most dull and heavy when the air is any way affected with foggy vapours. What we find in ourselves in the same place at divers seasons, may we much more expect of places diversely affected in constitution. A second reason for the proof of our assertion, may be drawn from the thin and spare diet, in respect of those others. For people living of plains have commonly all commodities in such plenty, that they are subject to surfeiting and luxury, the greatest enemy and underminer of all intellectual operations. For a fat belly commonly begets a gross head and a lean brain; but want and scarcity, the mother of frugality, invites the mountain-dwellers to a more sparing and wholesome diet. Neither grows this conveniency only out of the scarcity of viands; but also out of the diet. Birds, fowls, beasts, which are bred upon higher places, are esteemed of a more cleanly and wholesome feeding, than others living in fens and foggy places. And how far the quality of our diet prevails in the alteration of our organs and dispositions, every naturalist will easily resolve us. A third reason may be drawn from the cold air of these mountainous regions, which, by an antiperistasis, keeps in and strengthens the internal heat, the chief instrument in natural and vital operations. For who perceives not his vital and by consequence his intellectual parts, in cold frosty weather, to be more strong and vigorous than in hot and sultry seasons, wherein the spirits be defaced and weakened? This disparity, in the same region, at divers times, in regard of the disposition of the air, may easily declare the disparity of divers regions, being in this sort diversely affected. A fourth reabe taken from the custom and hardness whereunto such people inure themselves from their infancy; which (as Huartus proves) begets a better temper of the brain in regard of the wit and understanding; which we happen to find clean otherwise with them who have accustomed themselves to deliciousness. These reasons perhaps would seem only probable, and of no great moment, were they not strengthened with foreign and domestic observations."*

son may

Thus much I thought fit to transcribe out of our author, unparalleled in his kind; confident that our ensuing work will be a comment on his text, or rather will, by the induction of several instances, natives of Wales, be the proof of the truth of this his most judicious assertion.


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Tully (a better orator than historian, yet better historian than metallist) affirmeth that Britain affordeth "ne micam auri vel argenti," (not a grain of gold or silver); understand him what in his age was discovered. Otherwise Wales, and especially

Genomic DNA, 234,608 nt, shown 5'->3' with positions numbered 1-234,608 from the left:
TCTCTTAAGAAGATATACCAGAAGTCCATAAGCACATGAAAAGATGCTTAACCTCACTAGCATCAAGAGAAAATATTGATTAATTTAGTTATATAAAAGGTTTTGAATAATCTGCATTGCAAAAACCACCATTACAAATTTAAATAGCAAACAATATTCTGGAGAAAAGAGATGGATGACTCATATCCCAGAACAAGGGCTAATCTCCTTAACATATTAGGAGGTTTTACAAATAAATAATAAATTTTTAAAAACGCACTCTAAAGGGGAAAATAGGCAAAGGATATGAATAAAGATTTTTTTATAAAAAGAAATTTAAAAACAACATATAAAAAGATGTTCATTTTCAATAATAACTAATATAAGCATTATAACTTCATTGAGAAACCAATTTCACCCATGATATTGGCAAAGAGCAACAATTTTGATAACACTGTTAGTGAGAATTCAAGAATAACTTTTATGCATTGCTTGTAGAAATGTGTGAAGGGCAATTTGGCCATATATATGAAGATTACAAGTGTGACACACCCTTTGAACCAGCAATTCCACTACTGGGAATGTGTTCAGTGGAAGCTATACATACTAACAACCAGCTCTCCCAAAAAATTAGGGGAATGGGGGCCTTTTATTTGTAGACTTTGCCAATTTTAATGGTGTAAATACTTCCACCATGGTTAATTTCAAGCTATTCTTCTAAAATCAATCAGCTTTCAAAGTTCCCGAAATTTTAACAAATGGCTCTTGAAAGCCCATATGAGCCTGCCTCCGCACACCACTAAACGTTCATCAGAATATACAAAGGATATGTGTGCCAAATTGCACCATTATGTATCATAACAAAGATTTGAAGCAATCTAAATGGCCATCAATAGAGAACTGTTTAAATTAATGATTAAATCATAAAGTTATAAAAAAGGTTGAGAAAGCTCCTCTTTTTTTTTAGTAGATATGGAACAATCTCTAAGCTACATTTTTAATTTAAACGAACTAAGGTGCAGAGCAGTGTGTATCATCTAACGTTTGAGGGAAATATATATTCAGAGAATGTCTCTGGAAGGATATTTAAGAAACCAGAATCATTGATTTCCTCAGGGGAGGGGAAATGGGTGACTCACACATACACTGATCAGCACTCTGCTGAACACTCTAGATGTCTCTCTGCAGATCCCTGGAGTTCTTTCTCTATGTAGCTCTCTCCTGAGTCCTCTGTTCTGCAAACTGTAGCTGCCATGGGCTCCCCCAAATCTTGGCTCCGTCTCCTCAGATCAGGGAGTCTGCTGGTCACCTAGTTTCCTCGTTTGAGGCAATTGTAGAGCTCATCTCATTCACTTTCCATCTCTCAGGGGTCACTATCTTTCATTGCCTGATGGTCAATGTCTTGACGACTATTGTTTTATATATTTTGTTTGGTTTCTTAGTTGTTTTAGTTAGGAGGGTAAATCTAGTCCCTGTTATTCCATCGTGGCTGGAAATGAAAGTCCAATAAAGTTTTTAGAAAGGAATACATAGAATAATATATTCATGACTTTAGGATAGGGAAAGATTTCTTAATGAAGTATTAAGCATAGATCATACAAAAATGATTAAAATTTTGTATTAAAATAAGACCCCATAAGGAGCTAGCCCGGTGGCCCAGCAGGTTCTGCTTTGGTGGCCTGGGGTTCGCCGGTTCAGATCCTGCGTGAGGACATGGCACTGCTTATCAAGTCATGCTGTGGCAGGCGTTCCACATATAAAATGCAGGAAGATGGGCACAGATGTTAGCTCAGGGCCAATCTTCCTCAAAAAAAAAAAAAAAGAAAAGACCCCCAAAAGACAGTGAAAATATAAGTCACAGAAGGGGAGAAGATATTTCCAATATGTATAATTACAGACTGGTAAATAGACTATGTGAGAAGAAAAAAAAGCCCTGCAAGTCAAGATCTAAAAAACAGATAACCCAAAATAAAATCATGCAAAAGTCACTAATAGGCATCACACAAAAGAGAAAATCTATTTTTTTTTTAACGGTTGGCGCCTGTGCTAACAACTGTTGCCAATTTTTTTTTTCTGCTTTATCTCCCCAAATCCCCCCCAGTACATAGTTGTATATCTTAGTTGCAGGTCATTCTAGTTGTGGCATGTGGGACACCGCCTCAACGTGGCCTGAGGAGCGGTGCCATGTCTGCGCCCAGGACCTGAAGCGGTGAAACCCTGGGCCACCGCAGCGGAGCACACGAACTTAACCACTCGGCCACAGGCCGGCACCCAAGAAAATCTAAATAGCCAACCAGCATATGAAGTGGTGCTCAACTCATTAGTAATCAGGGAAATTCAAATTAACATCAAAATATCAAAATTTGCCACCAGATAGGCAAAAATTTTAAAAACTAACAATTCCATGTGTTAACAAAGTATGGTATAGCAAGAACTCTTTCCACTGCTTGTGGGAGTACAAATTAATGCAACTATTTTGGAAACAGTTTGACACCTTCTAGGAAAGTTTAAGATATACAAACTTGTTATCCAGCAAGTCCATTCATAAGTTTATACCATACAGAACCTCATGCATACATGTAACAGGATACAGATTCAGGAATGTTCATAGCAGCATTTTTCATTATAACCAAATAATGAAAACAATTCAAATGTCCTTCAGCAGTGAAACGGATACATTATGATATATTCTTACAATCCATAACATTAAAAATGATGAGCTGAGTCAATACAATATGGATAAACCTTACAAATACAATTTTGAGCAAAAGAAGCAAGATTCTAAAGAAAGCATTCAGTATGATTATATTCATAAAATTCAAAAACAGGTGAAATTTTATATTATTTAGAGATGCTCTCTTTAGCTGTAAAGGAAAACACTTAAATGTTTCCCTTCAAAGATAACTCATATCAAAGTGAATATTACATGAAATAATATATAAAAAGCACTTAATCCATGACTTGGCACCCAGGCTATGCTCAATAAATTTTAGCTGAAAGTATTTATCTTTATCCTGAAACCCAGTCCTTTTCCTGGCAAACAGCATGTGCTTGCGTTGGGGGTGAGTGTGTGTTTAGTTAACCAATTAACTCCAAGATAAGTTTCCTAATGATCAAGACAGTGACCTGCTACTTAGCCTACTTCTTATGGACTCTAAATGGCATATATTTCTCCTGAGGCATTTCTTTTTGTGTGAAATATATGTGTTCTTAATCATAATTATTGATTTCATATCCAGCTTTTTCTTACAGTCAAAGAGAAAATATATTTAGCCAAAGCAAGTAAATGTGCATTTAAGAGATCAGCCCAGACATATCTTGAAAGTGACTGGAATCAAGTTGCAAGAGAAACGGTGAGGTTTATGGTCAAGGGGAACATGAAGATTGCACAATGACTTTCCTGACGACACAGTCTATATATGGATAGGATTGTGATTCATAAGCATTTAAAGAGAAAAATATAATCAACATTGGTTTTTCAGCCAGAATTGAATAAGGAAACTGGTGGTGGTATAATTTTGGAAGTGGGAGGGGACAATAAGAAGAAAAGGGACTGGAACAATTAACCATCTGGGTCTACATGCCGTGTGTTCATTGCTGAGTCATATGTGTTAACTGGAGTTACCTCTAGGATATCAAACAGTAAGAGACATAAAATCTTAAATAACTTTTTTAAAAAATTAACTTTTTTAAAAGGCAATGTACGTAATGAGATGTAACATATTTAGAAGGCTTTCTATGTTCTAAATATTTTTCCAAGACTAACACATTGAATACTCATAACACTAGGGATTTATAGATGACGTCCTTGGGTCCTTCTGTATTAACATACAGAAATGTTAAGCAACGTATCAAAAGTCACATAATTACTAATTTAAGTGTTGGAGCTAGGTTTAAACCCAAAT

Carpenter's Geography, Book II. Chap. xv. p. 258.

2 I

Cardiganshire, yields ROYAL MINES,* where the silver holds standard, and pays with profit for the separation from lead, and the refining thereof, as by the ensuing particulars will appear.

1. Six mountains there are in Cardiganshire (pardon, British reader, if I spell them rather after our English pronunciation, than the Welch orthography); viz. Comsomelock, Tallabant, Gadarren, Bromefloid, Geginnon, and Cummerum.

2. The Romans first began to mine here (as appears by their coins found therein), working in trenches, not above twenty or four-and-twenty fathom deep, and found plenty of lead.

3. The Danes and Saxons wrought by sheafts; so they call what is long and narrow; whether mounting into the air (as spires of steeples) or sinking into the earth, as their pits here, a hundred fathom deep.

4. They found great plenty of lead; but at last deserted their works, either because the vein of metal failed, or they drowned with the eruption of water.

5. Customer Smith, about the latter end of the reign of queen Elizabeth, discovered silver in Comsomelock; and sent it up to the Tower of London, with great expence, to be coined.

6. After his death, the design was prosecuted, and more perfected by Sir Hugh Middleton, knight; coining the silver to his great charge, as his predecessor, at the Tower.

7. After the death of Sir Hugh, Sir Francis Godolphin of Cornwall, knight, and Thomas Bushell, esquire, undertook the work.

8. King Charles, for their greater encouragement, and sparing their expence, granted them power of coinage at Aberrusky in this county.

9. Thomas Bushell† (Sir Francis dying soon after, and Comsomelock being deserted) adventured on the other five moun